From the Little Soldier, to a newly ordained priest.


It reads, “Father Noe. Congratulations! God called you to the sacred order of Priesthood. I know it is a hard life, but it is a good path to heaven.”

I have to brag just a bit. He just turned 7 last month. He had no help from me or from older brother and sisters. Dear Fathers, take heart, do not be discouraged. This little one loves you and prays for you.


Each day I pray for my children, a specific virtue for each. Well, for Mini-Me, I have been praying for gentleness. She is a lovely girl, full of life, an independent and free spirit, but she can be very harsh with others (read: siblings) and with herself, both in her tone and actions. She is so very much like me. “Let’s get down to business, people. I don’t have time for your crap.”

One morning it hit me: I’m praying these virtues for my children, and they are all things that need to be strengthened in my life, too. Mini-Me will not become gentle unless I model it for her. And how can I model it for her if I am not gentle with myself? I can pretend and pretend, but unless I first become gentle with myself, I will never pass on that oh-so-important virtue to my daughter. As type A, high-strung women, gentleness is a struggle. I tend to see the mess, the job, the to-do list before the person. “Oh I ran you over? Try moving out of my way next time!”

Let’s see what my friend Sirach has to say about this: “If a man is mean to himself, to whom will he be generous? He will not enjoy his own riches. No one is meaner than the man who is grudging to himself…My son, treat yourself well, according to your means” (14.5, 6, 11). Too often, we as Christians feel that we must be so incredibly hard on ourselves (or maybe it’s just me); that mercy and gentleness were meant for everyone except us. How wrong. The Church developed the saying Nemo potest dare quod non habet. You cannot give what you do not have. (I think my confessor has said this to me about a million times.) We cannot give mercy unless we have mercy. We cannot give forgiveness unless we have forgiveness. We cannot give gentleness unless we have gentleness. And we do not have _____ (insert virtue here) if we cannot practice with ourselves.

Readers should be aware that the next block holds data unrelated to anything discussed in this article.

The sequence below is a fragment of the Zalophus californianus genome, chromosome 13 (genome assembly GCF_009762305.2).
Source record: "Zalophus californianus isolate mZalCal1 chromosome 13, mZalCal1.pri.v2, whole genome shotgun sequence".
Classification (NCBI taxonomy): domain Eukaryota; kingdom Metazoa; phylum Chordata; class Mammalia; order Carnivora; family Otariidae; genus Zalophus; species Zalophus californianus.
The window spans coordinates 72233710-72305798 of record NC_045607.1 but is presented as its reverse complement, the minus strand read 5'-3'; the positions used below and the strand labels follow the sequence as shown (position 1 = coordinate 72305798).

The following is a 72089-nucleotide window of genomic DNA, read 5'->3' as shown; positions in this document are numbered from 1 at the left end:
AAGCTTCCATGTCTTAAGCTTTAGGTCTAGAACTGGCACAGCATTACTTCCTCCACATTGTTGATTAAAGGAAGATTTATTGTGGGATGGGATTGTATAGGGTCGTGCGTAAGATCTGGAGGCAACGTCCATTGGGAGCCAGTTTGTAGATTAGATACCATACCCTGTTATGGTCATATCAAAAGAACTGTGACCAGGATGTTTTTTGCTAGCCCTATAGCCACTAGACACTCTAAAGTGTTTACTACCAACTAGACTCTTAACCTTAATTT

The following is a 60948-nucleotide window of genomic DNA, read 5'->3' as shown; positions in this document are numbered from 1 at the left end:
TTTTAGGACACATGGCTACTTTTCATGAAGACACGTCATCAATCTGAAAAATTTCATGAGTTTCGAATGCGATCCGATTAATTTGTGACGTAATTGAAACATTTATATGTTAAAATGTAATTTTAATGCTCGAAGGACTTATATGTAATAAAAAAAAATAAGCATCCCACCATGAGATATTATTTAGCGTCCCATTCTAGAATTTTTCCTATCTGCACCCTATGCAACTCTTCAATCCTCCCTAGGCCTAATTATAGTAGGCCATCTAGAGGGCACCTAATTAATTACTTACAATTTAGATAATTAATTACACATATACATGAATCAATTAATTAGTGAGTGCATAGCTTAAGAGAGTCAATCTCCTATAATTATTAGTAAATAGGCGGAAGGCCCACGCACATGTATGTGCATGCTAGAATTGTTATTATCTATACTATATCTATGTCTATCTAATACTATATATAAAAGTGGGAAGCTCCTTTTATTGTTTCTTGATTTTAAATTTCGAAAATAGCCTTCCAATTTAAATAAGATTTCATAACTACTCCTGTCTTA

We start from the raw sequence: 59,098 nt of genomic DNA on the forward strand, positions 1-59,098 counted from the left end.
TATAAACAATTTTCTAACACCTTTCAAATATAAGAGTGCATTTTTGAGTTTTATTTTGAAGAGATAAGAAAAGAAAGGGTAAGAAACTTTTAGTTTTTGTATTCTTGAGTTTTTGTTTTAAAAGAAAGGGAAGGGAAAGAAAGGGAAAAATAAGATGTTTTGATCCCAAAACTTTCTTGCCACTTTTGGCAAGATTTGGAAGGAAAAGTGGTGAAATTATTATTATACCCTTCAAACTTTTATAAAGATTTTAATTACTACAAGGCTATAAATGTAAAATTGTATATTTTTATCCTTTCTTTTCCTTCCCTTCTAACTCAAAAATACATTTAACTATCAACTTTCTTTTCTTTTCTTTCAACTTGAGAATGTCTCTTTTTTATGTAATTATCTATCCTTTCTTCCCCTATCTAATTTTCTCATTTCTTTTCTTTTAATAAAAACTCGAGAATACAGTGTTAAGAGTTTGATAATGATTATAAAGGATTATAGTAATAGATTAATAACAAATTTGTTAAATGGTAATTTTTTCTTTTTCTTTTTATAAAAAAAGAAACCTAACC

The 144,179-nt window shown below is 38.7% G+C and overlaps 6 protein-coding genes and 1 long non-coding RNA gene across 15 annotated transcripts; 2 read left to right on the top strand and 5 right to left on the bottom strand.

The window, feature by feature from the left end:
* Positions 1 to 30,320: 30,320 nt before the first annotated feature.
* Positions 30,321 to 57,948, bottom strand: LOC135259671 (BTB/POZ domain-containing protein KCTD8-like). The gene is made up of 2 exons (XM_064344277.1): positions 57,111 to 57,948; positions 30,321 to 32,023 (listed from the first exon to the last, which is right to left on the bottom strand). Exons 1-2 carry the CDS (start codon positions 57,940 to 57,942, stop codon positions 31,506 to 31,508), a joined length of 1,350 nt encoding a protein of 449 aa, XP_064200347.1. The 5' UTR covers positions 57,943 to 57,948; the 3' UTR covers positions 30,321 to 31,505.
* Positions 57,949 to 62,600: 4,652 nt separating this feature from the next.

Can gentleness with ourselves be taken too far? Lead to self-indulgence, making excuses for poor behavior? Sure can! All vices are virtues that have been twisted, disordered. I’m definitely not a pro at this gentleness thing. My first inclination is to steamroll anyone who gets in the way of my “tasks.” Like, right now the Little Soldier is driving a lego motorcycle through my hair and I want to toss him out the window so I can finish this blog post and work on dinner. But our Lord’s grace is working on my heart, and I keep the Blessed Mother as my role model. Virgin of all virgins! To thy shelter take us; Gentlest of the gentle, Chaste and gentle make us.

Feeding the Soul